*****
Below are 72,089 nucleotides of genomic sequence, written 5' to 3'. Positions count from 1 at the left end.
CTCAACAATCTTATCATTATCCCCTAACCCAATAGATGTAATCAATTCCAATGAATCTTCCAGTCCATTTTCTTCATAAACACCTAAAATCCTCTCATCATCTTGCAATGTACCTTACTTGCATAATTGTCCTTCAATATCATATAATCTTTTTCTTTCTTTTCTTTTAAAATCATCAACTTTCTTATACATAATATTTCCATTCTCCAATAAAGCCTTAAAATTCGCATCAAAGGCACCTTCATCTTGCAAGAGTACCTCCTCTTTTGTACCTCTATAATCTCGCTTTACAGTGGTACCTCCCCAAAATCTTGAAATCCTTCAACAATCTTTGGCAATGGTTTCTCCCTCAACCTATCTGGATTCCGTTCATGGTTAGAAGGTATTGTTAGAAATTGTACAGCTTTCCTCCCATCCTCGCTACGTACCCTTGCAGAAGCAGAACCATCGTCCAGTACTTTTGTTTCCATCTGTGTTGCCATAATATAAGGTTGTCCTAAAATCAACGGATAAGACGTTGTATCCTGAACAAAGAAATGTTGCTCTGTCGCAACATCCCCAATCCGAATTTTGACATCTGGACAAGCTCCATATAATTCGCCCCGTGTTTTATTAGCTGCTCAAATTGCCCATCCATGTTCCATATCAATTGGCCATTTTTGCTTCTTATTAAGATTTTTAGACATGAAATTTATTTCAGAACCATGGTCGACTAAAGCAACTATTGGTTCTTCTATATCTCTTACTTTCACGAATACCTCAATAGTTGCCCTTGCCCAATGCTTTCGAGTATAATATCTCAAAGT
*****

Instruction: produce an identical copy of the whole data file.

Below are 72,089 nucleotides of genomic sequence, written 5' to 3'. Positions count from 1 at the left end.
CTCAACAATCTTATCATTATCCCCTAACCCAATAGATGTAATCAATTCCAATGAATCTTCCAGTCCATTTTCTTCATAAACACCTAAAATCCTCTCATCATCTTGCAATGTACCTTACTTGCATAATTGTCCTTCAATATCATATAATCTTTTTCTTTCTTTTCTTTTAAAATCATCAACTTTCTTATACATAATATTTCCATTCTCCAATAAAGCCTTAAAATTCGCATCAAAGGCACCTTCATCTTGCAAGAGTACCTCCTCTTTTGTACCTCTATAATCTCGCTTTACAGTGGTACCTCCCCAAAATCTTGAAATCCTTCAACAATCTTTGGCAATGGTTTCTCCCTCAACCTATCTGGATTCCGTTCATGGTTAGAAGGTATTGTTAGAAATTGTACAGCTTTCCTCCCATCCTCGCTACGTACCCTTGCAGAAGCAGAACCATCGTCCAGTACTTTTGTTTCCATCTGTGTTGCCATAATATAAGGTTGTCCTAAAATCAACGGATAAGACGTTGTATCCTGAACAAAGAAATGTTGCTCTGTCGCAACATCCCCAATCCGAATTTTGACATCTGGACAAGCTCCATATAATTCGCCCCGTGTTTTATTAGCTGCTCAAATTGCCCATCCATGTTCCATATCAATTGGCCATTTTTGCTTCTTATTAAGATTTTTAGACATGAAATTTATTTCAGAACCATGGTCGACTAAAGCAACTATTGGTTCTTCTATATCTCTTACTTTCACGAATACCTCAATAGTTGCCCTTGCCCAATGCTTTCGAGTATAATATCTCAAAGT